"This practical text provides a comprehensive introduction to understanding research in music education and music therapy. Designed primarily for the introductory research course taken by upper-level undergraduate and graduate students, it is also useful for all interested undergraduates in both fields. In contrast with traditional 'how to' textbooks, Exploring Research in Music Education and Music Therapy adopts a unique 'how to read and comprehend' approach to music research. It helps students explore and understand articles in professional research journals, familiarizing them with the literature itself and with basic concepts, terms and statistical symbols" (from publisher's note). Phillips has dedicated Exploring Research in Music Education and Music Therapy to the first class of graduates in the master's program in music education at Gordon.
It is his fourth book on music education, following Teaching Kids to Sing; Basic Techniques of Conducting and Directing the Choral Music Program.
Dan Russ, Ph.D.
Center for Christian Studies
Flesh and Blood Jesus: Learning to Be Fully Human from the Son of Man
Baker Books, 2008
Christians usually do not find it difficult to see Jesus as God. But many are lacking in their understanding of Jesus as human, resulting in a stunted view of what it means for us to be human. A well-developed understanding of Jesus' humanity can show us the essential differences between being human and being sinners. In Flesh-and-Blood Jesus Russ helps readers get to know Jesus more fully through reflecting on His humanity. He reminds readers that God created them to be human and that through His sacrifice Christ redeems them back into His design for them as fully human. Russ also explores the inevitable tensions of being human in a fallen world and being sinful, showing readers that making mistakes and having limits are not sins. Chapter-end questions make this book ideal for personal and small-group study.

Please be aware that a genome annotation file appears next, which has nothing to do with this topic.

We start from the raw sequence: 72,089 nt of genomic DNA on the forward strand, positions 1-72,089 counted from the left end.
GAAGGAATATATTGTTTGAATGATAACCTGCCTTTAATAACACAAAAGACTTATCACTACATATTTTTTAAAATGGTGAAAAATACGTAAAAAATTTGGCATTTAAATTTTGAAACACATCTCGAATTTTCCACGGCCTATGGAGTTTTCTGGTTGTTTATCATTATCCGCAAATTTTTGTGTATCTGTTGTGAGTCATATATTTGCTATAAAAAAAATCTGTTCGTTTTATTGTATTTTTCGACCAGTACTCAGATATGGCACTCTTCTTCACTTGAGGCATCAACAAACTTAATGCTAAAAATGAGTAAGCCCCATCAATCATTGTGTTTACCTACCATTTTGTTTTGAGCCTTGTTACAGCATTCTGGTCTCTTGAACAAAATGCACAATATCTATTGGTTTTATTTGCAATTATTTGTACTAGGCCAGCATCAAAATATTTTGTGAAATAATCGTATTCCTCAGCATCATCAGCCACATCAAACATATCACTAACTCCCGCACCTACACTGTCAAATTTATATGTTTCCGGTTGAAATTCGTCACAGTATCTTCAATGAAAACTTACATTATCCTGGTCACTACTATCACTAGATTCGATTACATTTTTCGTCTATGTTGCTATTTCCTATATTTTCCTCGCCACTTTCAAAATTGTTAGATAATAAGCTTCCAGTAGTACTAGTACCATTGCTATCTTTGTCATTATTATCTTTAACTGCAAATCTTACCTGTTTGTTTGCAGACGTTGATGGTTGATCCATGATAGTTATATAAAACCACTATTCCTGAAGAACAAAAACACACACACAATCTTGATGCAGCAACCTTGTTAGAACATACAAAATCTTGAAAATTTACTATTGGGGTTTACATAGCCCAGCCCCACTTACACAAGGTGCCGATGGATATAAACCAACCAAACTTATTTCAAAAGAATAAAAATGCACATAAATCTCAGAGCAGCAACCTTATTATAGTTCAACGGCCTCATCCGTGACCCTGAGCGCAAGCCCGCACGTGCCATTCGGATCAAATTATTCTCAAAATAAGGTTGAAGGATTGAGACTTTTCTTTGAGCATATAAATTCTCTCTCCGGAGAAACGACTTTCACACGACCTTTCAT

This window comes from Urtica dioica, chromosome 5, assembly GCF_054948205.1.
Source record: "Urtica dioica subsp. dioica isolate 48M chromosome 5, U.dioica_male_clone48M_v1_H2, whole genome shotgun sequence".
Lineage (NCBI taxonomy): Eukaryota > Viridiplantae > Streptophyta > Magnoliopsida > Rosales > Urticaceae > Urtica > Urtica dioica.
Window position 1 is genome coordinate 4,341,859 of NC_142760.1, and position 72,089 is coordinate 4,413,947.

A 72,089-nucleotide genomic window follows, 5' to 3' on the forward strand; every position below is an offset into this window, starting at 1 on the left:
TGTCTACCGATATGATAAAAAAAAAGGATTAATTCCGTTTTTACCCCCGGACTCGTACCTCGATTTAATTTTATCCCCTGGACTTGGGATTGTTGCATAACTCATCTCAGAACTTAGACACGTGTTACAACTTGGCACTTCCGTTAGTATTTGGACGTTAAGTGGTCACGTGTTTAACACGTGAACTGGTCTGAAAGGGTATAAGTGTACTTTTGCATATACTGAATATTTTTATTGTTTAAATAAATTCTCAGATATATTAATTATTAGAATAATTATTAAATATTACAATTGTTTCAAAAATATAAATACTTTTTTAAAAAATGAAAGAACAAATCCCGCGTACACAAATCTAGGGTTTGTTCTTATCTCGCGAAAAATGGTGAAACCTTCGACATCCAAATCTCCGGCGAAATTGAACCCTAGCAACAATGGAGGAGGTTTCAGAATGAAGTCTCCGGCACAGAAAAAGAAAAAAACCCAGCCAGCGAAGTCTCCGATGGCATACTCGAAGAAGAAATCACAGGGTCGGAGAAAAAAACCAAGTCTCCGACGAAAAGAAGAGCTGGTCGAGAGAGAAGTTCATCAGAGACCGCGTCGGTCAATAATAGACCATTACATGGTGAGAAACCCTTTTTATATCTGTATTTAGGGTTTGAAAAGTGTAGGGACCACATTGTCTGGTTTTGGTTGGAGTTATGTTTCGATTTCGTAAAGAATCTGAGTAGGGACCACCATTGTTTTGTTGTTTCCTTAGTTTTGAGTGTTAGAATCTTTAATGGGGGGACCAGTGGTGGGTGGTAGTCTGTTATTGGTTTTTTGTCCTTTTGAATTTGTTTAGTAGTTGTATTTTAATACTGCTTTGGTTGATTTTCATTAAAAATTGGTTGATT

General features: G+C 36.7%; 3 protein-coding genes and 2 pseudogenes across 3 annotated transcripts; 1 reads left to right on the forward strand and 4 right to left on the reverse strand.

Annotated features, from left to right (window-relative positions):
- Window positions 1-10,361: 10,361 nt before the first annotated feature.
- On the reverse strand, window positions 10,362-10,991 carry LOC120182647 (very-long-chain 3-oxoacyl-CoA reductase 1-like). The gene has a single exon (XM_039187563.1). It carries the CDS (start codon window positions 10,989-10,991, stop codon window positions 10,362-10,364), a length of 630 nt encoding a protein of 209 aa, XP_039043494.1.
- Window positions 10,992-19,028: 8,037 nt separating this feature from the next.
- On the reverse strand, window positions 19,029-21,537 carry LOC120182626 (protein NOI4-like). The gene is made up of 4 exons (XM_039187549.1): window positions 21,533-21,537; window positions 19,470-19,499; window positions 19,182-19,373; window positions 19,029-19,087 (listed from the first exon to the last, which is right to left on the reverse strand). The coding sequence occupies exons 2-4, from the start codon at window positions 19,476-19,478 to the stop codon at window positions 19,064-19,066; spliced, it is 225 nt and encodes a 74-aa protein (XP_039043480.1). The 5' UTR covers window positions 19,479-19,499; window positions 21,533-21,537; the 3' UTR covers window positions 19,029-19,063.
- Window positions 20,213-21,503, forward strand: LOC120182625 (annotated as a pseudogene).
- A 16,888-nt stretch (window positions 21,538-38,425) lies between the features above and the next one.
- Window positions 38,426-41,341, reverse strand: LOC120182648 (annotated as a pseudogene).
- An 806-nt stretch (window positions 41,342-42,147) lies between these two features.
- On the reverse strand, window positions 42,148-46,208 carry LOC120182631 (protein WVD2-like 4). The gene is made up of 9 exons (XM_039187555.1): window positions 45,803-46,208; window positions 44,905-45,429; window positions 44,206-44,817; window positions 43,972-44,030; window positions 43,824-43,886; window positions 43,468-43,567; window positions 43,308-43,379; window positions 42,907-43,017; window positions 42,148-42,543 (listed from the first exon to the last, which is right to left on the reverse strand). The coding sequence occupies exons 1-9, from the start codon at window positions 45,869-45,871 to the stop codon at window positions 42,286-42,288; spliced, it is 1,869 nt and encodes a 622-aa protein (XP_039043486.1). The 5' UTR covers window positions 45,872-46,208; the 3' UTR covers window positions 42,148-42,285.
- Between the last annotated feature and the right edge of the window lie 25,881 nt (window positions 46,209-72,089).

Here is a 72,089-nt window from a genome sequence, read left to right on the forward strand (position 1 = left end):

Russ has contributed to a number of books, including a chapter, coauthored with Gordon Provost Mark Sargent, "The Moral Imagination" in Christianity and the Soul of the University.
Gregor Thuswaldner, Ph.D.
(coeditor, with Olaf Berwald, University of North Dakota)
Der untote Gott: Religion und Ästhetik in der deutschen und österreichischen Literatur des 20. Jahrhunderts
(The Undead God: Aesthetics and Religion in Twentieth-Century German and Austrian Culture)
Cologne: Böhlau, 2007
Although religious themes and motifs are abundant in 20th-century German and Austrian literature and culture, this essay collection is the first attempt to explore these intersections. The book features a stellar group of international colleagues who investigate manifestations and negotiations of religious conflicts in 20th-century German and Austrian literary texts and cultural products. The Undead God illuminates ethical shifts and highlights psychological as well as social and political struggles. The authors of this essay collection engage in sophisticated analyses of intertextual connections with the Old and New Testaments, explore the status of religion in current Shoah Studies, examine literary manifestations of Jewish, Christian, Buddhist and secularized rituals, and discuss the religious identity of today's German-Turkish writers.